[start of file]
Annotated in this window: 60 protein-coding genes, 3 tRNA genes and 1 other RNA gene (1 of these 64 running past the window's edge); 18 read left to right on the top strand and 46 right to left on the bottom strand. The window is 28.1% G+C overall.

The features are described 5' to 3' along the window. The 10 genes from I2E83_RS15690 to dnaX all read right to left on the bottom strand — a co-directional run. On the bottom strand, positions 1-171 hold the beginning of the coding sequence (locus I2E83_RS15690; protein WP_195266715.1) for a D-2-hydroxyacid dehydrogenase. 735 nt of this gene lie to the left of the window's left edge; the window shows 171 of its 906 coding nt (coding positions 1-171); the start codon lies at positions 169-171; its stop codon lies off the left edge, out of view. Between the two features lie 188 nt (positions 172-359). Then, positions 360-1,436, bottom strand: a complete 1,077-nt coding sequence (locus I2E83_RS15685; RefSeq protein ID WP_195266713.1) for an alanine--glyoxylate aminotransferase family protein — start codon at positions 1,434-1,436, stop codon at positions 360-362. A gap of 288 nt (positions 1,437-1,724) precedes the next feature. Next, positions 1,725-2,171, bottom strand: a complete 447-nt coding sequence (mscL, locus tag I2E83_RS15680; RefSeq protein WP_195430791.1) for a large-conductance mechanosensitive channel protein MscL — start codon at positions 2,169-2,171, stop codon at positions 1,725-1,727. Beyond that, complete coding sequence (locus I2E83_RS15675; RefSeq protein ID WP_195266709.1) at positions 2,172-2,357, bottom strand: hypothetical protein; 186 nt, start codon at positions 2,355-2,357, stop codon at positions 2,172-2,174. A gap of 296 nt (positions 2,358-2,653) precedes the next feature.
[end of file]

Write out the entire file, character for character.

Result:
Annotated in this window: 60 protein-coding genes, 3 tRNA genes and 1 other RNA gene (1 of these 64 running past the window's edge); 18 read left to right on the top strand and 46 right to left on the bottom strand. The window is 28.1% G+C overall.

The features are described 5' to 3' along the window. The 10 genes from I2E83_RS15690 to dnaX all read right to left on the bottom strand — a co-directional run. On the bottom strand, positions 1-171 hold the beginning of the coding sequence (locus I2E83_RS15690; protein WP_195266715.1) for a D-2-hydroxyacid dehydrogenase. 735 nt of this gene lie to the left of the window's left edge; the window shows 171 of its 906 coding nt (coding positions 1-171); the start codon lies at positions 169-171; its stop codon lies off the left edge, out of view. Between the two features lie 188 nt (positions 172-359). Then, positions 360-1,436, bottom strand: a complete 1,077-nt coding sequence (locus I2E83_RS15685; RefSeq protein ID WP_195266713.1) for an alanine--glyoxylate aminotransferase family protein — start codon at positions 1,434-1,436, stop codon at positions 360-362. A gap of 288 nt (positions 1,437-1,724) precedes the next feature. Next, positions 1,725-2,171, bottom strand: a complete 447-nt coding sequence (mscL, locus tag I2E83_RS15680; RefSeq protein WP_195430791.1) for a large-conductance mechanosensitive channel protein MscL — start codon at positions 2,169-2,171, stop codon at positions 1,725-1,727. Beyond that, complete coding sequence (locus I2E83_RS15675; RefSeq protein ID WP_195266709.1) at positions 2,172-2,357, bottom strand: hypothetical protein; 186 nt, start codon at positions 2,355-2,357, stop codon at positions 2,172-2,174. A gap of 296 nt (positions 2,358-2,653) precedes the next feature.